Patrick (Gianni Dei) and his father Dr. Herschel (Sacha Pitoeff) are standing by their car on the side of the road when another car comes barreling by. They holler for help because their car is broken down but the oncoming vehicle flies past them, heedless of their need. Something is ejected from the passing car and strikes Patrick in the face. He is knocked unconscious and sent into a deep coma. Some time later, a disparate group of rich people are invited to Dr. Hershel’s chateau out in the country. They are wined and dined and all of them wonder just why exactly they are out there. Each of them have a shady past and they all think this might be some attempt to blackmail or extort them, so they stick around, trying to figure out what’s going on. Meanwhile, in another room in the mansion, Patrick is lying in his coma, hooked to machines that tie him to three other people also in comas. They are living batteries to power Patrick’s psychic abilities as manipulated by his father. For you see, the guests at the chateau are all the members from the passing car that caused Patrick’s coma, and now Dr. Herschel has gathered them all together for Patrick to get his revenge…
This is one of those “unofficial” sequels the Italians were so good at producing in the 70’s and 80s. And if they weren’t making “sequels” to other, famous films, they were wholly ripping the originals off and “remaking” them. Thing is, the Italians knew what they were doing, and they amped-up whatever was big in the original films by adding buckets of blood and tons of nudity. Patrick Still Lives is a perfect example of this. The movie is nominally tied to the Australian original by having a character named Patrick who has psychic powers stuck in a coma and harming those around him. That’s it. Oh, they steal the typewriter bit, and the “staring with goggle eyes,” as well. Everything else, though, is pure Italian, and thank the gods! This is one of the most audacious and daring exploitation films I’ve ever seen. First of all, boobs and butts and bush are all over the place. They waste no time getting the women naked (and one of the men, too) and letting them show off their magnificent bodies. But it goes farther than that, venturing so very close into Hardcore territory. There’s one scene in particular, a close-up so close, that if a couple of fingers ventured a little bit further, this one would be X-rated. And the fashion! The 70s were ending but not according to the folks in this film. Outrageous and awesome. Kudos to the one actor who looked a lot like Burt Reynolds, with his thick mustache and his fur coat of chest hair; his combo-over may be the finest in cinematic history. Just marvelous. Let’s not forget the blood and violence. They don’t skimp here. And if the budget shows itself in some of the set-pieces, their sheer audacity makes up for it. Of course, there is the most infamous scene, one that must be seen to be believed, and certainly not for the squeamish. I won’t spoil it here, but when you see a woman alone and spy a fireplace poker floating towards her, know that you’ve arrived at your Ultimate Exploitation Destination.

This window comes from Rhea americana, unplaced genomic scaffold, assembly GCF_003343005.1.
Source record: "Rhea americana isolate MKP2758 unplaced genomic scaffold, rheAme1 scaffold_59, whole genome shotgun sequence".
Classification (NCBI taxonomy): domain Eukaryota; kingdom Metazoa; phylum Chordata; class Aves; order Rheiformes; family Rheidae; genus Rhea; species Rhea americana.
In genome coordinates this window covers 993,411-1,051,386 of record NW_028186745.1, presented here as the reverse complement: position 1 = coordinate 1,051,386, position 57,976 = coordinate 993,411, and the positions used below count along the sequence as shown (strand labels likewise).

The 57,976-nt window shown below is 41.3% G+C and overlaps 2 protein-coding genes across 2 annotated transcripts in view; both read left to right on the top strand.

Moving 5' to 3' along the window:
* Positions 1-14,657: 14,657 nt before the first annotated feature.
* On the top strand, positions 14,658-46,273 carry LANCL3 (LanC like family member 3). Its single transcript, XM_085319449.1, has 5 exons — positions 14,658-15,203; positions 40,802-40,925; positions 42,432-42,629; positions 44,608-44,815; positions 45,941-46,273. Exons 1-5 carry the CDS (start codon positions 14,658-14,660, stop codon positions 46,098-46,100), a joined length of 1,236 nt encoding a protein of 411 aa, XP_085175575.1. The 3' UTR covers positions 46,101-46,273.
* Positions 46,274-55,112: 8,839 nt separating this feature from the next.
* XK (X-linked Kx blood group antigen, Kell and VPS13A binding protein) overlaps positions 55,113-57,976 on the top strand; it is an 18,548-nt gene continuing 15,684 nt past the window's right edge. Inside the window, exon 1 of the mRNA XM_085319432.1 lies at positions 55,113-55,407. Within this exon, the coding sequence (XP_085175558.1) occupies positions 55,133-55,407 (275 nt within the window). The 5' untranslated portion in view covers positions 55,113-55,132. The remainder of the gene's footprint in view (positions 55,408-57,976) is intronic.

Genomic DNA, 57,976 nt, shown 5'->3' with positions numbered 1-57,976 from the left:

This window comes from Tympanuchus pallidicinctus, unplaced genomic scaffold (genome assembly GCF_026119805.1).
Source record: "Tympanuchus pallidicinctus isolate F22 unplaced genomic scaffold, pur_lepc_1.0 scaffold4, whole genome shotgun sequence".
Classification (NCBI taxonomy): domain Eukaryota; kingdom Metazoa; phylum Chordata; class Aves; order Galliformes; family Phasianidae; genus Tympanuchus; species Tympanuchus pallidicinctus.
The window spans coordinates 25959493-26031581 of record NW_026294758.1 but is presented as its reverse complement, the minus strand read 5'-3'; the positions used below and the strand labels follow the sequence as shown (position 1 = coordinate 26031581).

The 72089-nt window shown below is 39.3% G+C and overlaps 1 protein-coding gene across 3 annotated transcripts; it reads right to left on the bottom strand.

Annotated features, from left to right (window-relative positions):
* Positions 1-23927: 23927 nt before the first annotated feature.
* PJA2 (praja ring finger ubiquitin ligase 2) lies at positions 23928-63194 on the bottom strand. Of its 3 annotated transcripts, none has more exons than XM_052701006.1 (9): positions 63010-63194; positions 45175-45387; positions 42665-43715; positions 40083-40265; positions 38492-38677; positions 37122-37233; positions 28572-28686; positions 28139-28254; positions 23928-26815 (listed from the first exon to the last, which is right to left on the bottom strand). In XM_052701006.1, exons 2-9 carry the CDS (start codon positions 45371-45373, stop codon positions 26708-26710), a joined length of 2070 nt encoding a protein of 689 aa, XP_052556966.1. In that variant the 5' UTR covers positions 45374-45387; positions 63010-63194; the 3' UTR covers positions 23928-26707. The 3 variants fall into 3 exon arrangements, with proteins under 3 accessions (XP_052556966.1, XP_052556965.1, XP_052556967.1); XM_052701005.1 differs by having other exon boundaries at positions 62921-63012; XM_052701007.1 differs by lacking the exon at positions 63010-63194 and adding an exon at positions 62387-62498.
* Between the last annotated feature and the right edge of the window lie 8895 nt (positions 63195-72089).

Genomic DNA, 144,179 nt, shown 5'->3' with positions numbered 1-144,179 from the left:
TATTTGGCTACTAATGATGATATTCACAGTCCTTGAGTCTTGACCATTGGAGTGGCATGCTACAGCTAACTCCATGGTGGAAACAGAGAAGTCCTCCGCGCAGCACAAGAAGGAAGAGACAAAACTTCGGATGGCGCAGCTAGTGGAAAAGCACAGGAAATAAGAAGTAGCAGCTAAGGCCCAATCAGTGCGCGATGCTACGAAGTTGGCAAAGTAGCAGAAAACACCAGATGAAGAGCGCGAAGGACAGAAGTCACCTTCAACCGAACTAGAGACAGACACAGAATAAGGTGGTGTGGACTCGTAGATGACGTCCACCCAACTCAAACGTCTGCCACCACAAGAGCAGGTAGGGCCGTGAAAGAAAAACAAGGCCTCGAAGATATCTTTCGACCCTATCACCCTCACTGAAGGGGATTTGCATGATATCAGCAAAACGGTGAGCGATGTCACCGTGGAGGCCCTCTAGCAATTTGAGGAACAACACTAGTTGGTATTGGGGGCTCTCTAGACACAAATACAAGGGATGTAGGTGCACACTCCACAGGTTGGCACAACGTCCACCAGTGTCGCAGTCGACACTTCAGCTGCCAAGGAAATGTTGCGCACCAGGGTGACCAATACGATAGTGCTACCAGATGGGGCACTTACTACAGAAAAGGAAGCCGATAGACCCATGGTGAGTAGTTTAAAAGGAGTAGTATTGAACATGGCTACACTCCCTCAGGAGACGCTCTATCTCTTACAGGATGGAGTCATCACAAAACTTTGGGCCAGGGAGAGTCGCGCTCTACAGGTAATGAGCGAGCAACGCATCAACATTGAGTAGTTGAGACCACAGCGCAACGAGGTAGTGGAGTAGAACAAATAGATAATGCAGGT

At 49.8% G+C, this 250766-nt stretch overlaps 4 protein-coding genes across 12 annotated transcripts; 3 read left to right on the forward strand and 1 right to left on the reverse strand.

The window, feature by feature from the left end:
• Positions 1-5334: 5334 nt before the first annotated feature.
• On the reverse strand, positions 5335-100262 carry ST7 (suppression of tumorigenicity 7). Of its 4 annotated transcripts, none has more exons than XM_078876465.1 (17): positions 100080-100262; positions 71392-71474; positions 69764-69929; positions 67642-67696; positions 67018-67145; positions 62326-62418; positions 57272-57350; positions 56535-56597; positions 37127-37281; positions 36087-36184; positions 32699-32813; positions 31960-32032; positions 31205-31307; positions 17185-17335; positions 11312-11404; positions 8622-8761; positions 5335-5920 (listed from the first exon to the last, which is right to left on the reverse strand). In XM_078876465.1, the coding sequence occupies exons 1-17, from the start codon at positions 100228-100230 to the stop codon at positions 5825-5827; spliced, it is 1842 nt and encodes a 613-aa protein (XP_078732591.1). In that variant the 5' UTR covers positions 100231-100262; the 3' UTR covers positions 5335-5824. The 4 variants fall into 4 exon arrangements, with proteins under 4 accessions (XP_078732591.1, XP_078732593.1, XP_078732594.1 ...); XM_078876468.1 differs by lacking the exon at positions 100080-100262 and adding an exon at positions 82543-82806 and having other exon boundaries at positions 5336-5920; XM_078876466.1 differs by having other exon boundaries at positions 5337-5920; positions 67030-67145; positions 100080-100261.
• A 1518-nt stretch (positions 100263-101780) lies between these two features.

Wild, wooly, crazy, and most importantly, unapologetic, they don’t make them like this anymore. I don’t know what was in the water the Italians were drinking in the early 80s, but I wish they’d pass it around again so we can get more outrageous flicks like this one. It’s right there with Anthropophagus and Burial Ground as the ultimate in Italian Sleaze. And I mean that as a compliment, straight from my blackened heart. If you are at all a fan of this kind of madness, this is a must-see.